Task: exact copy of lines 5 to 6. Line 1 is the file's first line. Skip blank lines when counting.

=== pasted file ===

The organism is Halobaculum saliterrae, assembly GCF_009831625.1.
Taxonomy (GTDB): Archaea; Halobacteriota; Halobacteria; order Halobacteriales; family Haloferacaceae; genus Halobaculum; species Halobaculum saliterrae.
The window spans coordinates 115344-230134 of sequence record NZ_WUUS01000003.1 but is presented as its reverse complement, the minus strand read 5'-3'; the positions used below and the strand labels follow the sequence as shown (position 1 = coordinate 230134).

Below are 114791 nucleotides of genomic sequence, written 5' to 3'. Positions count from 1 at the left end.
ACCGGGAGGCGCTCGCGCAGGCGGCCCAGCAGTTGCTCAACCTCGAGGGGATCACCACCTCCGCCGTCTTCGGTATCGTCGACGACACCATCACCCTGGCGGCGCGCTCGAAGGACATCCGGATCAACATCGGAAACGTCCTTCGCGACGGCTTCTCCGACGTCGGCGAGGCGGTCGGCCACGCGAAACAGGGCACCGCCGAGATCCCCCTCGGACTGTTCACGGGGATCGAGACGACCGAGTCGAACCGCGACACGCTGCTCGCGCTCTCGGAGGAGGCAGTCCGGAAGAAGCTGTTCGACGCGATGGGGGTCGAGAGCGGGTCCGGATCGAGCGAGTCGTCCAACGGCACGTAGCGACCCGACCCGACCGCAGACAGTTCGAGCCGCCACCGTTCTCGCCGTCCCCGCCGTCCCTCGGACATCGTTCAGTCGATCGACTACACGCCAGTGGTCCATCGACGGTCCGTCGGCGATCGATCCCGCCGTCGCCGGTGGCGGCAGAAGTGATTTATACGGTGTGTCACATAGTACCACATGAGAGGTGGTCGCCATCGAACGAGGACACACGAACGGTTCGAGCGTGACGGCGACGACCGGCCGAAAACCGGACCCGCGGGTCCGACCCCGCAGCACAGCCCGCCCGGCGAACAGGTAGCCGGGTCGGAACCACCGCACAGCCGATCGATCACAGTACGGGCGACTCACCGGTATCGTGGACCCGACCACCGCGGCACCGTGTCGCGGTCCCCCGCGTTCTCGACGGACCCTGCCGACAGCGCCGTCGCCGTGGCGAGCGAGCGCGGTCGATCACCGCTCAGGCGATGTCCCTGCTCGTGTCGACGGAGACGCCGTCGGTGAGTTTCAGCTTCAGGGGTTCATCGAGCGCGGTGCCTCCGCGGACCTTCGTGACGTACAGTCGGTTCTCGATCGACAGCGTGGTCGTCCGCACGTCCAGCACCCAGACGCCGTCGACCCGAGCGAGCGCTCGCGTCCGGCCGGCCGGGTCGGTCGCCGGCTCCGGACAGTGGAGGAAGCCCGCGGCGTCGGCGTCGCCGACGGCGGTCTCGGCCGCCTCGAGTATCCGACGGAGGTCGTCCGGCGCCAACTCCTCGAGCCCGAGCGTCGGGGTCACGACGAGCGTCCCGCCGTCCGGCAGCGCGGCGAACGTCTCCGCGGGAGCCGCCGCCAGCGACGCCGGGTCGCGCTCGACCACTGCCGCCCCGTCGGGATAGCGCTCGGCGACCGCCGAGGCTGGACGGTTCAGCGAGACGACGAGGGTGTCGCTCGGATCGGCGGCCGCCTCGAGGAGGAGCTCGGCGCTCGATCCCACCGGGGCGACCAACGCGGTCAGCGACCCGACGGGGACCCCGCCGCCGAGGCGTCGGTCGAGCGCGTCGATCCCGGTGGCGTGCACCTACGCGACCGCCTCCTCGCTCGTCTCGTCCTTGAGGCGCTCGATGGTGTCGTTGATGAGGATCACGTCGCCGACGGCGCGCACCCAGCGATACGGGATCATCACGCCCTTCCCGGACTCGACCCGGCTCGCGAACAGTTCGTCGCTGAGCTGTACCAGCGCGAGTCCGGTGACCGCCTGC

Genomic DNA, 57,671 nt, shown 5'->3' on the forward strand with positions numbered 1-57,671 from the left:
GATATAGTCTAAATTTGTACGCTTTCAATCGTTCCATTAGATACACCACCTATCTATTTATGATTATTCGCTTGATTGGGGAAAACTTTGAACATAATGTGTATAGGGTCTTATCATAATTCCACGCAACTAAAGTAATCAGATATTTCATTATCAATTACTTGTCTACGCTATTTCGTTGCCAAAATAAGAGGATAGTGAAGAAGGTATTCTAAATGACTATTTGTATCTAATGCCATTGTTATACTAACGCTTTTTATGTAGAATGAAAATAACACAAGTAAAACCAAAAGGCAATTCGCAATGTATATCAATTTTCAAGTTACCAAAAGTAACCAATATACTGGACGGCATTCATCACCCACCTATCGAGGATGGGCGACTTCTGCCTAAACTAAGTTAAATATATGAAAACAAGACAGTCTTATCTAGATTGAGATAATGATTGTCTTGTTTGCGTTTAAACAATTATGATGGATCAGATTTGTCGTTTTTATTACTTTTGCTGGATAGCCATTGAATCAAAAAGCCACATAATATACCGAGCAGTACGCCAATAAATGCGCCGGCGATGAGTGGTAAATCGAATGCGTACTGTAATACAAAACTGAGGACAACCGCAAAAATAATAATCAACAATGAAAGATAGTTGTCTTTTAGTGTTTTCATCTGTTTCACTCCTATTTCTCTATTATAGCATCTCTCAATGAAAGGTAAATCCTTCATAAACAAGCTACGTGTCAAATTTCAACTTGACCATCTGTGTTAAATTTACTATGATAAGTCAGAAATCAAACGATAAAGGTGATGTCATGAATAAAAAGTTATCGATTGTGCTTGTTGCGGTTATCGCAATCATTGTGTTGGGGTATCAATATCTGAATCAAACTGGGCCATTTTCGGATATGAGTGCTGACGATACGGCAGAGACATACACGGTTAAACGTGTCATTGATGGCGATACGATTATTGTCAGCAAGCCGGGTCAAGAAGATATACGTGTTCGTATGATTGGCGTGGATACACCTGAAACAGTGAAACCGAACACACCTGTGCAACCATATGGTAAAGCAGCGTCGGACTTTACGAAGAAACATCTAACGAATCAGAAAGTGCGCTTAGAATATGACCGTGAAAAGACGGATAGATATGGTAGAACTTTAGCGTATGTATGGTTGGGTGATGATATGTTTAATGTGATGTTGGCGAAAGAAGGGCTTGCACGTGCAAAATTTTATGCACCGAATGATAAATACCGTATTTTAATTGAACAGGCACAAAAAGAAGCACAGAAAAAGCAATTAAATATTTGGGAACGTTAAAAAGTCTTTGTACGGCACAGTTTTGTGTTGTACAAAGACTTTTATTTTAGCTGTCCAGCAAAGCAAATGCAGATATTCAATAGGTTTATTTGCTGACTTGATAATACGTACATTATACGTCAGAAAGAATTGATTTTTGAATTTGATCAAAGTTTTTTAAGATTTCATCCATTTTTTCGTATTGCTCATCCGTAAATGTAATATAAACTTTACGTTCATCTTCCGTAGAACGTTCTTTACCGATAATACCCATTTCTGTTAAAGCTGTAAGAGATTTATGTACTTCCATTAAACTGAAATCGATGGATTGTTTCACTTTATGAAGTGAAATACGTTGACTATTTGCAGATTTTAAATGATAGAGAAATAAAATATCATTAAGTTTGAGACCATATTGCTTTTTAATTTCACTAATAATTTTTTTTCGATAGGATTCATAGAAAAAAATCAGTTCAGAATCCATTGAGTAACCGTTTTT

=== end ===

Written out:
ACCGGGAGGCGCTCGCGCAGGCGGCCCAGCAGTTGCTCAACCTCGAGGGGATCACCACCTCCGCCGTCTTCGGTATCGTCGACGACACCATCACCCTGGCGGCGCGCTCGAAGGACATCCGGATCAACATCGGAAACGTCCTTCGCGACGGCTTCTCCGACGTCGGCGAGGCGGTCGGCCACGCGAAACAGGGCACCGCCGAGATCCCCCTCGGACTGTTCACGGGGATCGAGACGACCGAGTCGAACCGCGACACGCTGCTCGCGCTCTCGGAGGAGGCAGTCCGGAAGAAGCTGTTCGACGCGATGGGGGTCGAGAGCGGGTCCGGATCGAGCGAGTCGTCCAACGGCACGTAGCGACCCGACCCGACCGCAGACAGTTCGAGCCGCCACCGTTCTCGCCGTCCCCGCCGTCCCTCGGACATCGTTCAGTCGATCGACTACACGCCAGTGGTCCATCGACGGTCCGTCGGCGATCGATCCCGCCGTCGCCGGTGGCGGCAGAAGTGATTTATACGGTGTGTCACATAGTACCACATGAGAGGTGGTCGCCATCGAACGAGGACACACGAACGGTTCGAGCGTGACGGCGACGACCGGCCGAAAACCGGACCCGCGGGTCCGACCCCGCAGCACAGCCCGCCCGGCGAACAGGTAGCCGGGTCGGAACCACCGCACAGCCGATCGATCACAGTACGGGCGACTCACCGGTATCGTGGACCCGACCACCGCGGCACCGTGTCGCGGTCCCCCGCGTTCTCGACGGACCCTGCCGACAGCGCCGTCGCCGTGGCGAGCGAGCGCGGTCGATCACCGCTCAGGCGATGTCCCTGCTCGTGTCGACGGAGACGCCGTCGGTGAGTTTCAGCTTCAGGGGTTCATCGAGCGCGGTGCCTCCGCGGACCTTCGTGACGTACAGTCGGTTCTCGATCGACAGCGTGGTCGTCCGCACGTCCAGCACCCAGACGCCGTCGACCCGAGCGAGCGCTCGCGTCCGGCCGGCCGGGTCGGTCGCCGGCTCCGGACAGTGGAGGAAGCCCGCGGCGTCGGCGTCGCCGACGGCGGTCTCGGCCGCCTCGAGTATCCGACGGAGGTCGTCCGGCGCCAACTCCTCGAGCCCGAGCGTCGGGGTCACGACGAGCGTCCCGCCGTCCGGCAGCGCGGCGAACGTCTCCGCGGGAGCCGCCGCCAGCGACGCCGGGTCGCGCTCGACCACTGCCGCCCCGTCGGGATAGCGCTCGGCGACCGCCGAGGCTGGACGGTTCAGCGAGACGACGAGGGTGTCGCTCGGATCGGCGGCCGCCTCGAGGAGGAGCTCGGCGCTCGATCCCACCGGGGCGACCAACGCGGTCAGCGACCCGACGGGGACCCCGCCGCCGAGGCGTCGGTCGAGCGCGTCGATCCCGGTGGCGTGCACCTACGCGACCGCCTCCTCGCTCGTCTCGTCCTTGAGGCGCTCGATGGTGTCGTTGATGAGGATCACGTCGCCGACGGCGCGCACCCAGCGATACGGGATCATCACGCCCTTCCCGGACTCGACCCGGCTCGCGAACAGTTCGTCGCTGAGCTGTACCAGCGCGAGTCCGGTGACCGCCTGC

Genomic DNA, 57,671 nt, shown 5'->3' on the forward strand with positions numbered 1-57,671 from the left: